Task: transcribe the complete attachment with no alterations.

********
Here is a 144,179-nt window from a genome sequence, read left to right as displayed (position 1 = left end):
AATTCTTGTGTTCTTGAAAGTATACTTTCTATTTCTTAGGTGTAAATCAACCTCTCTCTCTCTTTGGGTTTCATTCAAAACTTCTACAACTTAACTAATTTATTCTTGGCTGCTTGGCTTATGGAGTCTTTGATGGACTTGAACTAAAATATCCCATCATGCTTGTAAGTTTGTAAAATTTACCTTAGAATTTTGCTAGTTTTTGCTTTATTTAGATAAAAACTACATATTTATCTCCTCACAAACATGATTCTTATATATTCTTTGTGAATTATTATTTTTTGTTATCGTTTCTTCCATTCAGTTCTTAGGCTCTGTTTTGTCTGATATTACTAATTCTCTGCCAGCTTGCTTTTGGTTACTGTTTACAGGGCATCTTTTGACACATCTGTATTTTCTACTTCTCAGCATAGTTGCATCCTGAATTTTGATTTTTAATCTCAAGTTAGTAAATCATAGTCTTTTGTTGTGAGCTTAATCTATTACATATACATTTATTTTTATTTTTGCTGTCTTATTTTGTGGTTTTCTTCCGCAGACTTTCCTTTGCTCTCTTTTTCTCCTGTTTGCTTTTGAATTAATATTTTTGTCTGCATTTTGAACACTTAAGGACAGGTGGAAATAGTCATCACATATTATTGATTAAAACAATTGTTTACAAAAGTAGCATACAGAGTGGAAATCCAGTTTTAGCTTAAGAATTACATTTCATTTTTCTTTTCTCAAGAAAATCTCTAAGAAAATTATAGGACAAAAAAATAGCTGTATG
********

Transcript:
Here is a 144,179-nt window from a genome sequence, read left to right as displayed (position 1 = left end):
AATTCTTGTGTTCTTGAAAGTATACTTTCTATTTCTTAGGTGTAAATCAACCTCTCTCTCTCTTTGGGTTTCATTCAAAACTTCTACAACTTAACTAATTTATTCTTGGCTGCTTGGCTTATGGAGTCTTTGATGGACTTGAACTAAAATATCCCATCATGCTTGTAAGTTTGTAAAATTTACCTTAGAATTTTGCTAGTTTTTGCTTTATTTAGATAAAAACTACATATTTATCTCCTCACAAACATGATTCTTATATATTCTTTGTGAATTATTATTTTTTGTTATCGTTTCTTCCATTCAGTTCTTAGGCTCTGTTTTGTCTGATATTACTAATTCTCTGCCAGCTTGCTTTTGGTTACTGTTTACAGGGCATCTTTTGACACATCTGTATTTTCTACTTCTCAGCATAGTTGCATCCTGAATTTTGATTTTTAATCTCAAGTTAGTAAATCATAGTCTTTTGTTGTGAGCTTAATCTATTACATATACATTTATTTTTATTTTTGCTGTCTTATTTTGTGGTTTTCTTCCGCAGACTTTCCTTTGCTCTCTTTTTCTCCTGTTTGCTTTTGAATTAATATTTTTGTCTGCATTTTGAACACTTAAGGACAGGTGGAAATAGTCATCACATATTATTGATTAAAACAATTGTTTACAAAAGTAGCATACAGAGTGGAAATCCAGTTTTAGCTTAAGAATTACATTTCATTTTTCTTTTCTCAAGAAAATCTCTAAGAAAATTATAGGACAAAAAAATAGCTGTATG